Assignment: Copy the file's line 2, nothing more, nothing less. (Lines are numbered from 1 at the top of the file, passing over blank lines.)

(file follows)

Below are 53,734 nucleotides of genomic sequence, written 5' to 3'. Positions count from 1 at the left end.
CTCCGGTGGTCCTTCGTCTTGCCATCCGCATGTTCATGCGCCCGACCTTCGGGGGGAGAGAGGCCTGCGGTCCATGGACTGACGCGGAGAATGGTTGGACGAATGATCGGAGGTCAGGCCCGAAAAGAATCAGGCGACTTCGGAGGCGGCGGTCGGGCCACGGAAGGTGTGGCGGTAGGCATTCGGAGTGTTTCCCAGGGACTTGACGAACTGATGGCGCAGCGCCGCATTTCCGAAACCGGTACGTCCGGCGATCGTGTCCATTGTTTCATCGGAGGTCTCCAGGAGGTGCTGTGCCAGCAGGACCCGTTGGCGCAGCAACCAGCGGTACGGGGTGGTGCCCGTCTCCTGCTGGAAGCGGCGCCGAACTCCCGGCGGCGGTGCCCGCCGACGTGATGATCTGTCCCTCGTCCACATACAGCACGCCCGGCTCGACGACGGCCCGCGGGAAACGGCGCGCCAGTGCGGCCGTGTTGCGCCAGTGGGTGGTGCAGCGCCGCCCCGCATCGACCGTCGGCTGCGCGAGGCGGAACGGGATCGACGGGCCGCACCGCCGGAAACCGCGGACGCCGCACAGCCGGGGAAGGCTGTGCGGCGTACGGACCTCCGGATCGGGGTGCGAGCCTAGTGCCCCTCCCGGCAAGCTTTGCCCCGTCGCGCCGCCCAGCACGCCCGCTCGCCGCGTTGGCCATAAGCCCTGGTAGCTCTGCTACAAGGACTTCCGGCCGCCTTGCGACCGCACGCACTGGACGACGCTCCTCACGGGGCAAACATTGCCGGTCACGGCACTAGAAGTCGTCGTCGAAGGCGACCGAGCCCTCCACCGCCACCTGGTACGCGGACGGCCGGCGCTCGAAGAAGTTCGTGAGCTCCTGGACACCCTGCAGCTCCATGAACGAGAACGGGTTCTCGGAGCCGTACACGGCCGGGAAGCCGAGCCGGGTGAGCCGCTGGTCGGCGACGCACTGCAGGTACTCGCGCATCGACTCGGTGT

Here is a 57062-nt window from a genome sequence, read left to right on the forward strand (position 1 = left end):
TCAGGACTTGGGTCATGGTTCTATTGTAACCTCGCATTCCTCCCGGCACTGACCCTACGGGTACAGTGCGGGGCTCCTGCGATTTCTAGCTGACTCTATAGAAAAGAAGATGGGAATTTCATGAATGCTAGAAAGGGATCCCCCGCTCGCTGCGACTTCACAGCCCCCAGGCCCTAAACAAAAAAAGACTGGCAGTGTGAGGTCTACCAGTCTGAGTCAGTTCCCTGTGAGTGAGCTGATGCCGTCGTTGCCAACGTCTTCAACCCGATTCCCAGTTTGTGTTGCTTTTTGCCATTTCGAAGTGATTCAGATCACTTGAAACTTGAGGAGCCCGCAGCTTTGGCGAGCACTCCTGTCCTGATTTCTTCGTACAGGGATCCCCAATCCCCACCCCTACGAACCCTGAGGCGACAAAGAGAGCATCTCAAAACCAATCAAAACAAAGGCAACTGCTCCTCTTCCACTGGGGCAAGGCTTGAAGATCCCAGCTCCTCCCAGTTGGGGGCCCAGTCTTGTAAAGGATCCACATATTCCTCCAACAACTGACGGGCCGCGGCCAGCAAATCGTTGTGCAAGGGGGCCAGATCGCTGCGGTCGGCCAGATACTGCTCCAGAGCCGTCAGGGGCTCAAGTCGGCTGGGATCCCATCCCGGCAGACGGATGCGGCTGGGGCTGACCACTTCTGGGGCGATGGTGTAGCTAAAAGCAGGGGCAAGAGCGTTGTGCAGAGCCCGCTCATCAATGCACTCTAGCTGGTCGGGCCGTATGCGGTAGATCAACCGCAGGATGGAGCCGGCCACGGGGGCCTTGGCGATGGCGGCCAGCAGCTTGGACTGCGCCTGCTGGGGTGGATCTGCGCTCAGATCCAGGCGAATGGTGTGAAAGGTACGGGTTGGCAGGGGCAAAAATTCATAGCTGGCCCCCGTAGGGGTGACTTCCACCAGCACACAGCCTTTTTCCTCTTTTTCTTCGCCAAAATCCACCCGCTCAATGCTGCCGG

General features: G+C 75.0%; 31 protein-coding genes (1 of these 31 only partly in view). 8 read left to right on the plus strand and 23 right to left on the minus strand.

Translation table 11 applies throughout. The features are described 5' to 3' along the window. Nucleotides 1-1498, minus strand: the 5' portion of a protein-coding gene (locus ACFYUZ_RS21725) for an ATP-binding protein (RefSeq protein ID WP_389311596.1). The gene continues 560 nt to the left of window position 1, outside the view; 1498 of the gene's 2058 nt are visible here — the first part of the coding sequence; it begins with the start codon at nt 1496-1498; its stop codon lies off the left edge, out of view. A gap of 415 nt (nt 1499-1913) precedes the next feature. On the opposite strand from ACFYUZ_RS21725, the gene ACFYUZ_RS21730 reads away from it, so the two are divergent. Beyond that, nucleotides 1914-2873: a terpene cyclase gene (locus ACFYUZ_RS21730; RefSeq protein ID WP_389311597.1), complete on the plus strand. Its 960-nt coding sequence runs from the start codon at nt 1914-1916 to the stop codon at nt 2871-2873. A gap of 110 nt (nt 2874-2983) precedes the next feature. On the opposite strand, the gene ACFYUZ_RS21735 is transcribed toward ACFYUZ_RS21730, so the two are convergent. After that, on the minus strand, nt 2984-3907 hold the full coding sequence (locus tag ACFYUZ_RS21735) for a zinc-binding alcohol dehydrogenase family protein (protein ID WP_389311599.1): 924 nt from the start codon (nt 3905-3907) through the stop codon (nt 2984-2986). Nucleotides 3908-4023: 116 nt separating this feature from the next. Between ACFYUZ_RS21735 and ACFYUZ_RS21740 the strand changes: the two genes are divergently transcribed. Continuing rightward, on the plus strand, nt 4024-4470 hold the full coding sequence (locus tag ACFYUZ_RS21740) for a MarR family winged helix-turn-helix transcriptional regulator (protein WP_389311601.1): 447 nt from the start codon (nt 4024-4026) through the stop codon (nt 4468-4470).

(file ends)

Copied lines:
CTCCGGTGGTCCTTCGTCTTGCCATCCGCATGTTCATGCGCCCGACCTTCGGGGGGAGAGAGGCCTGCGGTCCATGGACTGACGCGGAGAATGGTTGGACGAATGATCGGAGGTCAGGCCCGAAAAGAATCAGGCGACTTCGGAGGCGGCGGTCGGGCCACGGAAGGTGTGGCGGTAGGCATTCGGAGTGTTTCCCAGGGACTTGACGAACTGATGGCGCAGCGCCGCATTTCCGAAACCGGTACGTCCGGCGATCGTGTCCATTGTTTCATCGGAGGTCTCCAGGAGGTGCTGTGCCAGCAGGACCCGTTGGCGCAGCAACCAGCGGTACGGGGTGGTGCCCGTCTCCTGCTGGAAGCGGCGCCGAACTCCCGGCGGCGGTGCCCGCCGACGTGATGATCTGTCCCTCGTCCACATACAGCACGCCCGGCTCGACGACGGCCCGCGGGAAACGGCGCGCCAGTGCGGCCGTGTTGCGCCAGTGGGTGGTGCAGCGCCGCCCCGCATCGACCGTCGGCTGCGCGAGGCGGAACGGGATCGACGGGCCGCACCGCCGGAAACCGCGGACGCCGCACAGCCGGGGAAGGCTGTGCGGCGTACGGACCTCCGGATCGGGGTGCGAGCCTAGTGCCCCTCCCGGCAAGCTTTGCCCCGTCGCGCCGCCCAGCACGCCCGCTCGCCGCGTTGGCCATAAGCCCTGGTAGCTCTGCTACAAGGACTTCCGGCCGCCTTGCGACCGCACGCACTGGACGACGCTCCTCACGGGGCAAACATTGCCGGTCACGGCACTAGAAGTCGTCGTCGAAGGCGACCGAGCCCTCCACCGCCACCTGGTACGCGGACGGCCGGCGCTCGAAGAAGTTCGTGAGCTCCTGGACACCCTGCAGCTCCATGAACGAGAACGGGTTCTCGGAGCCGTACACGGCCGGGAAGCCGAGCCGGGTGAGCCGCTGGTCGGCGACGCACTGCAGGTACTCGCGCATCGACTCGGTGT